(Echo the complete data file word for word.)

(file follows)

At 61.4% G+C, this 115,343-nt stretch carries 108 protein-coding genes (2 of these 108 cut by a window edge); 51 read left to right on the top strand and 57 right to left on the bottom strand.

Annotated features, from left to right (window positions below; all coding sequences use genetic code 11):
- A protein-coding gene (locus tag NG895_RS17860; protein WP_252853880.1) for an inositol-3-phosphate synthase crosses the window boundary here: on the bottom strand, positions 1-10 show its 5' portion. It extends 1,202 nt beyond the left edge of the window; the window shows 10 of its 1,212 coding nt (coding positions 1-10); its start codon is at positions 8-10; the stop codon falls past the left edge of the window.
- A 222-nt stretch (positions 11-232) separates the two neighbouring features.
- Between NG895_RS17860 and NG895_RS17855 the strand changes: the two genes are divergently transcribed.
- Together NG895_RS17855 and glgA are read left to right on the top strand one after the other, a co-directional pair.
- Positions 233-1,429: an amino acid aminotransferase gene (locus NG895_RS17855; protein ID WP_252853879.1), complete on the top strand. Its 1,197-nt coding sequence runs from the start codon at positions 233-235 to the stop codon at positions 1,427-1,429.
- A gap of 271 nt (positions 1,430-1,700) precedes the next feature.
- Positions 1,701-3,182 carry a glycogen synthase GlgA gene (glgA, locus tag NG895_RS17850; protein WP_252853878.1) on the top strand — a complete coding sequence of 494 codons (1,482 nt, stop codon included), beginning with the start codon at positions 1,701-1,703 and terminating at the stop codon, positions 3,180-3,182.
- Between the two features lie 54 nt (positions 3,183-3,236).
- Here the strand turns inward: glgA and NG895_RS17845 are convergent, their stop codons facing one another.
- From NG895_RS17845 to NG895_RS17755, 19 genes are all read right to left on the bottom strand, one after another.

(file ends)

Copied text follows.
At 61.4% G+C, this 115,343-nt stretch carries 108 protein-coding genes (2 of these 108 cut by a window edge); 51 read left to right on the top strand and 57 right to left on the bottom strand.

Annotated features, from left to right (window positions below; all coding sequences use genetic code 11):
- A protein-coding gene (locus tag NG895_RS17860; protein WP_252853880.1) for an inositol-3-phosphate synthase crosses the window boundary here: on the bottom strand, positions 1-10 show its 5' portion. It extends 1,202 nt beyond the left edge of the window; the window shows 10 of its 1,212 coding nt (coding positions 1-10); its start codon is at positions 8-10; the stop codon falls past the left edge of the window.
- A 222-nt stretch (positions 11-232) separates the two neighbouring features.
- Between NG895_RS17860 and NG895_RS17855 the strand changes: the two genes are divergently transcribed.
- Together NG895_RS17855 and glgA are read left to right on the top strand one after the other, a co-directional pair.
- Positions 233-1,429: an amino acid aminotransferase gene (locus NG895_RS17855; protein ID WP_252853879.1), complete on the top strand. Its 1,197-nt coding sequence runs from the start codon at positions 233-235 to the stop codon at positions 1,427-1,429.
- A gap of 271 nt (positions 1,430-1,700) precedes the next feature.
- Positions 1,701-3,182 carry a glycogen synthase GlgA gene (glgA, locus tag NG895_RS17850; protein WP_252853878.1) on the top strand — a complete coding sequence of 494 codons (1,482 nt, stop codon included), beginning with the start codon at positions 1,701-1,703 and terminating at the stop codon, positions 3,180-3,182.
- Between the two features lie 54 nt (positions 3,183-3,236).
- Here the strand turns inward: glgA and NG895_RS17845 are convergent, their stop codons facing one another.
- From NG895_RS17845 to NG895_RS17755, 19 genes are all read right to left on the bottom strand, one after another.